We’ve learned that Tuesday’s New York Times will carry an article by science writer Ken Chang about Discovery Institute’s Dissent from Darwin statement, which this week is being updated with more than 500 doctoral scientists who doubt the Darwinian claim that natural selection and random mutation can account for the complexity of life. The statement was first released in 2001 to rebut the contention that all scientists embrace Darwinian evolution. In fact, there are quite a number of Darwin skeptics among scientists, including many who aren’t religious and many who don’t support intelligent design.
The big question is whether Mr. Chang’s article will be a fair-minded examination of the scientific views of these scientists or a cheap shot focusing on irrelevant side issues such as religion.
Although I hope for a fair and accurate article, I’m not placing any bets. As I told Chang on Friday, we’ve heard from some of the scientists he interviewed, and they expressed concern that he seemed more interested in their religious beliefs than their scientific views. After Chang admitted he had asked signers of our statement about their religious views, I insisted he quote me objecting to this one-sided examination of religion. I told him it was stunning hypocrisy for the New York Times to investigate the religious views of scientific critics of Darwinism while ignoring the anti-religious views of leading defenders of Darwinism. I pointed out that Scientific American had published a survey during the late 1990s indicating that 94.4% of biologists in the National Academy of Sciences identify themselves as atheists or agnostics. But to my knowledge the New York Times has never bothered to ask these supporters of Darwinism about their religious views. That’s because the Times rightly recognizes that the religious views of Darwinists are irrelevant to a discussion of their scientific views. But the same ought to be true for the scientific critics of Darwin. Chang said he would try to quote my “stunning hypocrisy” response in his article. I will be interested to see whether the editors of the “newspaper of record” allow it, or if they censor my response. I will also be interested to see how much of Chang’s article focuses on religon rather than science.
During our conversation, Chang asked me how I would respond to Darwinists who say the scientists who have signed the Dissent from Darwin statement aren’t qualified to speak about evolution because many of them aren’t biologists. As it happens, many of them are biologists. I think Chang was surprised to learn that biologists are now the single largest group of signers of our Dissent Statement (154 of the 514 signers).
Of course, the list also includes many scientists specializing in chemistry, physics, engineering, mathematics/statistics, and related disciplines. But since Darwinists continually assert that their theory has implications for many other scientific fields, why shouldn’t scientists from these other fields have the right to speak out? Moreover, it’s remarkably cheeky for Darwinists to claim that only biologists have the right to express views about evolution when many of Darwinism’s leading public defenders in America aren’t biologists. For example, Lawrence Krauss of Ohio (who the New York Times deems qualified to defend evolution on its op-ed page) is a physicist, not a biologist. And Eugenie Scott, the director of the National Center for Science Education, has a degree in anthropology, not biology. If Chang raises this bogus argument in his article, I hope he also quotes my response.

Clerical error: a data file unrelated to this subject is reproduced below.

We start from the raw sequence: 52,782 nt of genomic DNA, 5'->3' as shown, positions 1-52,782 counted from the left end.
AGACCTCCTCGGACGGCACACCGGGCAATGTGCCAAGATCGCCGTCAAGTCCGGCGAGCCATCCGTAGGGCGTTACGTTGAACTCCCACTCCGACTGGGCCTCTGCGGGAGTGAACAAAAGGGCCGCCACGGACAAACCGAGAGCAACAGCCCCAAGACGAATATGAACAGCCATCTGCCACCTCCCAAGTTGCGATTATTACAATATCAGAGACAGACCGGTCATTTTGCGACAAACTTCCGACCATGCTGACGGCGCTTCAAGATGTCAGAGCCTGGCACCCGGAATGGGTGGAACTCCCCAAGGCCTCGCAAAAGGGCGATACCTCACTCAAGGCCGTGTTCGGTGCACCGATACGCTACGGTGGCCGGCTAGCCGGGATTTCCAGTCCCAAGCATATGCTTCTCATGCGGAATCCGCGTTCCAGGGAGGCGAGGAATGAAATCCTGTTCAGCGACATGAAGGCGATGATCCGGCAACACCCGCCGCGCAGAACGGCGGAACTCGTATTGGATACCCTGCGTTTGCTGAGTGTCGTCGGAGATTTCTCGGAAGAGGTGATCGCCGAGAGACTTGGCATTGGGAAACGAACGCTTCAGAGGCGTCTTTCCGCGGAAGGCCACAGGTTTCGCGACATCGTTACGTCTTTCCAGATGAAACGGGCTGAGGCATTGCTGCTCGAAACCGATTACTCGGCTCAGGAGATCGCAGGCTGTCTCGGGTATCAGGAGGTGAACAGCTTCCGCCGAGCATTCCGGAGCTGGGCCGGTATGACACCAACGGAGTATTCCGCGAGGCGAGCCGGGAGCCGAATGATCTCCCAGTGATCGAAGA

I made several other points in my interview with Chang, and we will see whether they are quoted or suppressed. I emphasized how the Dissent from Darwin statement was attracting increasingly prominent signers from the scientific community, including a member of the National Academy of Sciences, a Fellow of the American Association for the Advancement of Science, an evolutionary biologist at the Smithsonian Institution, and a member of the Russian Academy of Natural Sciences. I further informed Chang that the signing rate actually increased after the Dover decision last year. I told Chang that the willingness of scientists to publicly express their scientific doubts about Darwinism was a huge act of courage given the vitriolic campaign waged by Darwinists to smear and persecute any scientist who breaks ranks with them. (By the way, if you are a doctoral scientist who wants to add your name to the growing Dissent from Darwin statement, e-mail us at email@example.com.)
Chang published a story last year in the Times examining the science behind intelligent design. Although somehwat skewed toward the Darwinist side of the argument, the article was more fair and thorough than many stories about ID in the major media. The article was particularly notable for allowing some of the pro-ID scientists to articulate their views in their own words. Of course, for trying to be fair, Mr. Chang was thrashed by the Darwinian Fundamentalists. I hope Chang’s new piece about the Dissent from Darwin statement will be at least as fair as his earlier article, rather than an effort to win kudos from the Darwinian Fundamentalists.